Enjoy coding, enjoy life!

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    Quote Originally Posted by Gribok View Post
    Only reverse ST3 transform is faster than BWT. BWT also can be easy optimized for multi-core systems where ST is not.
    About BSC. Why the secondary indexes in BWT and why they are not used?
    I guess they are just for parallelization BWT inverse transform, right?

    Quote Originally Posted by bwt.h
    * @param indexes - the secondary indexes array, can be NULL.
    int bsc_bwt_encode(unsigned char * T, int n, unsigned char * num_indexes, int * indexes, int features);

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    Programmer Gribok's Avatar
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    Quote Originally Posted by CUDALIKE View Post
    About BSC. Why the secondary indexes in BWT and why they are not used?
    I guess they are just for parallelization BWT inverse transform, right?
    They are used in parallel decompression and they are on by default.
    Enjoy coding, enjoy life!

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    Quote Originally Posted by Gribok View Post
    They are used in parallel decompression and they are on by default.
    I think it's just as easy to use to speed up BWT inverse on the GPU. Do you plan this?

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    Programmer Gribok's Avatar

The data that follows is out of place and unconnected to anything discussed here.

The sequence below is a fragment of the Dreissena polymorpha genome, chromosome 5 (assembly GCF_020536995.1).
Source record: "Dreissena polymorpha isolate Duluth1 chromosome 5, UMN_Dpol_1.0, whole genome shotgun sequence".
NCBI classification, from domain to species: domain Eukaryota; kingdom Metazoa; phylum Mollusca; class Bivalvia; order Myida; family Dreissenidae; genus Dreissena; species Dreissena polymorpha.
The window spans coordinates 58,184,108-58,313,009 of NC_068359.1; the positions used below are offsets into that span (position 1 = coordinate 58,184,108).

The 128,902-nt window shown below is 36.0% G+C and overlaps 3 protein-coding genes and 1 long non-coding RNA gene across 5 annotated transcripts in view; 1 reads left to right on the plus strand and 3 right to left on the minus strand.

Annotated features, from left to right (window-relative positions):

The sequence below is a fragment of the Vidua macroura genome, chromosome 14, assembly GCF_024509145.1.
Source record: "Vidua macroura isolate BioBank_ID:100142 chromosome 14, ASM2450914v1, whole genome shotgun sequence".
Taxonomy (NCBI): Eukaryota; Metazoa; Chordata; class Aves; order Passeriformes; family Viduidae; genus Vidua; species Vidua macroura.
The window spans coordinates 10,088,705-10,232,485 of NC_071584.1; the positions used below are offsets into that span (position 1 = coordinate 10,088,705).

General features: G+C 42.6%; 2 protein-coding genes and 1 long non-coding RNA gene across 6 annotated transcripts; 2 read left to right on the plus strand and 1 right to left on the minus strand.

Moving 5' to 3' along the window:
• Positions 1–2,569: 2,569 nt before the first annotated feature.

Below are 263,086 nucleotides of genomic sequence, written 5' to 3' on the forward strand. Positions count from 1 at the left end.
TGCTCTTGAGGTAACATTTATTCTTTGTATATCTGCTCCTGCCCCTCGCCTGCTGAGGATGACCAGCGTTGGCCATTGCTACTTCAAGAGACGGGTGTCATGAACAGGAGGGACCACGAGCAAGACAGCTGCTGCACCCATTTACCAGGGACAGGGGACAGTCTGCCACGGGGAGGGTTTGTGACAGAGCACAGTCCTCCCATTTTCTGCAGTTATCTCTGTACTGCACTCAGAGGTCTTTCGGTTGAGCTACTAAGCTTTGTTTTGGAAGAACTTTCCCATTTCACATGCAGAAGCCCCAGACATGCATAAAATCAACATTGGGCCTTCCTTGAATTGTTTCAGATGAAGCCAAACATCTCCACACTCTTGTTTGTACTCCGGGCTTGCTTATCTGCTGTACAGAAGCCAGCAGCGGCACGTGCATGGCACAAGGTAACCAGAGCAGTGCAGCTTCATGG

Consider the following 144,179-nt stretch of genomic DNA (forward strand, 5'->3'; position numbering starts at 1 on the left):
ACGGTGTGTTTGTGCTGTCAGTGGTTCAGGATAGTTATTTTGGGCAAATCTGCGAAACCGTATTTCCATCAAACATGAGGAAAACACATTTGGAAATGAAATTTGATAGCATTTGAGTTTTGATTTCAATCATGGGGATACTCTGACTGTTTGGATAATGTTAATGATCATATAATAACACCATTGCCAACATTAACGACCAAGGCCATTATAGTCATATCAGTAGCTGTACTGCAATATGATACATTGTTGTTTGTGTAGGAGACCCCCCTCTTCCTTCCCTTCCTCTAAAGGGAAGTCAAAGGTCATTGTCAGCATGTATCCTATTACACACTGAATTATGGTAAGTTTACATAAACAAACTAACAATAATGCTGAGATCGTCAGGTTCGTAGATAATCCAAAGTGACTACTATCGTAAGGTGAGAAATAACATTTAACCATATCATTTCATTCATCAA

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    Quote Originally Posted by CUDALIKE View Post
    I think it's just as easy to use to speed up BWT inverse on the GPU. Do you plan this?
    Random memory access is slow on CUDA. It is not clear to me if CUDA will be faster then CPU, but I may try.
    Enjoy coding, enjoy life!

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    Quote Originally Posted by Gribok View Post
    Random memory access is slow on CUDA. It is not clear to me if CUDA will be faster then CPU, but I may try.
    Yes. But there is a possibility to use all the cores. To count the number of different characters all the cores and threads. To save the intermediate data can be used shared memory.
    I think you can speed up tenfold more than the CPU.
    Even if we can speed up a bit - it will share the load between the CPU and GPU.

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    Random memory access is slow on CPU too.
    RAM works well in consistently access and in the random access cache adds speed .
    Block larger than 1MB will not be able to use almost the L2 cache, and we can only use L3.
    Using key -b10 - 100, CPU will not have any benefit in using the cache.

    http://www.1024cores.net/home/in-rus...ata-structures
    http://www.1024cores.net/home/parall...ous-algorithms